Writing a book summary requires fifth-grade students to pay attention to the five elements of literature: By doing so, students discuss everything encompassed within a novel and show how each element connects to the others.
While Microsoft's PowerPoint has become so popular it practically counts as a generic, this lesson works using any presentation software. The most popular free presentation software would be found in the Open Office package at OpenOffice.
Your students have just completed some terrific reports on cold-blooded animals or Native American culture or photosynthesis. You'd love to incorporate a technology component into the activity.
You've never used graphics software, though, and you certainly don't have time to learn new software now! What's a technological newbie to do?
Ideas for simple, teacher-created projects to build with your students! You can use Microsoft PowerPoint to create interactive presentations containing text, art, animation, and audio and video elements.
It is probably the best-known presentation graphics program available. If your computer arrived pre-loaded with Microsoft Office, you most likely have PowerPoint too. Just click Start and select Programs to find it. PowerPoint's widespread availability isn't the only reason for its popularity, however.
PowerPoint captures the students' attention and helps keep them interested! Kaiser generously agreed to share some of her favorite PowerPoint projects with Education World users.
They find graphics online or create their own. Most students incorporate sound effects in their presentations as well. One of the best ones was about the St. Valentine's Day massacre with Al Capone. The kids loved it! In addition, students are currently writing and illustrating children's stories.
In speech class, they create slide shows to accompany their oral presentations. Present information or instruction to an entire class. Create graphically enhanced information and instructions for the learning centers.
Create tutorials, reviews, or quizzes for individual students. Display student work and curriculum materials or accompany teacher presentations at parent open houses or technology fairs. You can set PowerPoint presentations to run automatically during such events, providing a slide show of classroom activities and events as parents tour your classroom or school.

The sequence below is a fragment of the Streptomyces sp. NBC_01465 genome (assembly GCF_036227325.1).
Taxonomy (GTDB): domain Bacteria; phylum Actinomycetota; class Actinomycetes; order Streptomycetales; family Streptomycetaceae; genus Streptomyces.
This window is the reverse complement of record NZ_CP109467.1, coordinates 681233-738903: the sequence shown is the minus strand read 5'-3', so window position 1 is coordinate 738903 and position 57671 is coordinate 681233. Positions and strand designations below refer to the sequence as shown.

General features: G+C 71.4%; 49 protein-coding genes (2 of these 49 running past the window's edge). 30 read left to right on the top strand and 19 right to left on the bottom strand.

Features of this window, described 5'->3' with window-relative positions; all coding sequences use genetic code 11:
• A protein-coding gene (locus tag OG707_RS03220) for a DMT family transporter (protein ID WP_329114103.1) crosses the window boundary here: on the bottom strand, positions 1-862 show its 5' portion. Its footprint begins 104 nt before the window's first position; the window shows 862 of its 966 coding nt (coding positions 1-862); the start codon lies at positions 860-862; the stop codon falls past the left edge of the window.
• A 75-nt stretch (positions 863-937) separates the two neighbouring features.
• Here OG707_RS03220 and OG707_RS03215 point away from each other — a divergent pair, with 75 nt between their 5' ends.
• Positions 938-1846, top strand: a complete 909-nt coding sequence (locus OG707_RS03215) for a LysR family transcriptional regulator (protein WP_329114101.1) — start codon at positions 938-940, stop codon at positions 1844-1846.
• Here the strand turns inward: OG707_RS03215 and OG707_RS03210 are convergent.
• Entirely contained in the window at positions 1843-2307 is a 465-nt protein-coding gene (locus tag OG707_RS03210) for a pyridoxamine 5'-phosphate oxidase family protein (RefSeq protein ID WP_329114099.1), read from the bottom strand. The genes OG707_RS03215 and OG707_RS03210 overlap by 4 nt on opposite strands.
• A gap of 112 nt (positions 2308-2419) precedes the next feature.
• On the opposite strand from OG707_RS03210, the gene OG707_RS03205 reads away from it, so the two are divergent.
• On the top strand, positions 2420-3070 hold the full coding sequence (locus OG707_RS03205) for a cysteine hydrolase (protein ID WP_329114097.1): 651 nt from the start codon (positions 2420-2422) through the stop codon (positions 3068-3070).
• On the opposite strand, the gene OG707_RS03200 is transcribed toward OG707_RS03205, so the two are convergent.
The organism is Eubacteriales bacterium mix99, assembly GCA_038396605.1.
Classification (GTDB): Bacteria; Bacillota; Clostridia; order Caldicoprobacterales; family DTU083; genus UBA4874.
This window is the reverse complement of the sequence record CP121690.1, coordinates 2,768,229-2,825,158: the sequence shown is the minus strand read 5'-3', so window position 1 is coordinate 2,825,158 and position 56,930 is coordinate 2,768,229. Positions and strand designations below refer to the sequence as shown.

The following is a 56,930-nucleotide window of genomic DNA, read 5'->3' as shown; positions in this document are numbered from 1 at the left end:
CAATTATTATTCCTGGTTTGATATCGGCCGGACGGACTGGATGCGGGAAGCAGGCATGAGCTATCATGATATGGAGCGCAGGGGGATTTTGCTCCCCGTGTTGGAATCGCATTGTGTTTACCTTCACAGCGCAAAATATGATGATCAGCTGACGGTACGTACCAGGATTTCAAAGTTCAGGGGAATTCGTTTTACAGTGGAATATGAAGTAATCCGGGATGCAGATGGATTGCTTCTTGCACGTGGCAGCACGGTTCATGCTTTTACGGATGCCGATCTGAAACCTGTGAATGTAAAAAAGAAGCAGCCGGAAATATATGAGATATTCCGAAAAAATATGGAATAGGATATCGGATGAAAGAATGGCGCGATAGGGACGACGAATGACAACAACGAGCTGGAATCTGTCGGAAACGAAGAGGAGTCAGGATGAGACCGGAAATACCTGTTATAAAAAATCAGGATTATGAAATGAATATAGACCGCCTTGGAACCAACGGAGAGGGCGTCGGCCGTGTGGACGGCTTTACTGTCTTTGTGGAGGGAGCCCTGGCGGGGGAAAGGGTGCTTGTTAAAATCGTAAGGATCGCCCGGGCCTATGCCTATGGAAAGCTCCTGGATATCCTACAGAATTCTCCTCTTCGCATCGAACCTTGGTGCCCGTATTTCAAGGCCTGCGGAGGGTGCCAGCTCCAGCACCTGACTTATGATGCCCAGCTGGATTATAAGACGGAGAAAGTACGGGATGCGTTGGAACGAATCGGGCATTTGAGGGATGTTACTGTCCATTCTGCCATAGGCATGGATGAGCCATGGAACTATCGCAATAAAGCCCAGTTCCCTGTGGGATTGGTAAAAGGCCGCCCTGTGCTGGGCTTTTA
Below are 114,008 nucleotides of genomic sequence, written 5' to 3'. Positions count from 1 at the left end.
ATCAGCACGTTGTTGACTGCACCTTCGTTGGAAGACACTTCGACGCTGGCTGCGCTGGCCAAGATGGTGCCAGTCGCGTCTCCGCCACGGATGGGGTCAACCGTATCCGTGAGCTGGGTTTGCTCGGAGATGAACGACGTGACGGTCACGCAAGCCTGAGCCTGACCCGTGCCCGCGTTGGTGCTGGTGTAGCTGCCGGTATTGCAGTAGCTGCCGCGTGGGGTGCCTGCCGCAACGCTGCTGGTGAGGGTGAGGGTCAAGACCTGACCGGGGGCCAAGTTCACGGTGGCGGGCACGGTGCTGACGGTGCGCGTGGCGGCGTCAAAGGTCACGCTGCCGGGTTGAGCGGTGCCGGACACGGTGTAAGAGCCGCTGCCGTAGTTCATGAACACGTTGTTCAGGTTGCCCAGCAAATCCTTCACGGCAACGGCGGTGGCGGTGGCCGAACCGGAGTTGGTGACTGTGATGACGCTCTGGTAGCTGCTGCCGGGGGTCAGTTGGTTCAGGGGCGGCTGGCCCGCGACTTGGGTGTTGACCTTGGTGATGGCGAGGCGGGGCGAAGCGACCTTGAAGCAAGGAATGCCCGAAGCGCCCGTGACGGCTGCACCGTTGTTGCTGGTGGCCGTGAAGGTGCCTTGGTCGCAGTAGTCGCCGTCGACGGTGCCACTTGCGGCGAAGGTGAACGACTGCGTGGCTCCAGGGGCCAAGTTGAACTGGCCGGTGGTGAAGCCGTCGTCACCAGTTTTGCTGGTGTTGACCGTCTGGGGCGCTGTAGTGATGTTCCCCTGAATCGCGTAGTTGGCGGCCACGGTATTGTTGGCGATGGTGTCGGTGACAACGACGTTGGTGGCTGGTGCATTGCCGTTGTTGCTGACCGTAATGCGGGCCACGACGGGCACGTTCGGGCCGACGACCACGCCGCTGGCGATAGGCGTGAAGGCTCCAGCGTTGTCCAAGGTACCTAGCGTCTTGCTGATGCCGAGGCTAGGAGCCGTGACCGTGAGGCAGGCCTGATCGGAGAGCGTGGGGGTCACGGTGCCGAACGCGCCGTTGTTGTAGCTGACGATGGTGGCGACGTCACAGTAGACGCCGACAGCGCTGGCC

Because I rarely find, however, that using software applications is as "unforgettable" as riding a bike, I was surprised at how quickly I learned enough to create a reasonably attractive, interactive presentation. PowerPoint was both easy to learn or relearn and to use. The toolbar tools are easily accessible, clearly labeled, and relatively foolproof.
Some of the shortcut icons seemed less intuitive than others -- I never would have "guessed," for example, that the star icon indicated the animation tool.
The rollover labels for the icons cleared up any momentary confusion, though. Most important, no action is "undoable," so you can correct your mistakes easily -- even if you save them.
Do remember to save often! In other words, you won't spend several hours creating the perfect presentation only to find you can't correct a typo, insert an additional slide, or add an animation. Follow the directions below to view the presentation. To view it online click here Note: Animations, including slide transitions, are not supported except animated GIF pictures.
The presentation cannot be viewed full screen. You cannot open or close frames. The active slide title is not highlighted in the outline pane.
The mouse does not highlight elements in the outline pane.Summarize Text, Fifth 5th Grade English Language Arts Standards, Grade Level Help, Internet 4 Classrooms Internet resources, teachers, students, children.
One for fiction summary writing and another for non-fiction summary writing. This blog post will be entirely devoted to the beginning stages of our fiction summaries.
I decided on a very specific format for writing our fiction summaries, the very popular “Someone, Wanted, But, So, Then” organizer.
Fifth grade writing worksheets open up a world of words to your student. 5th Grade. Your fifth grader can write her own story with this fun writing prompt. We use your LinkedIn profile and activity data to personalize ads and to show you more relevant ads.
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What does it mean to Summarize? Students in 4th grade are expected to: uses the information to write a summary of the text.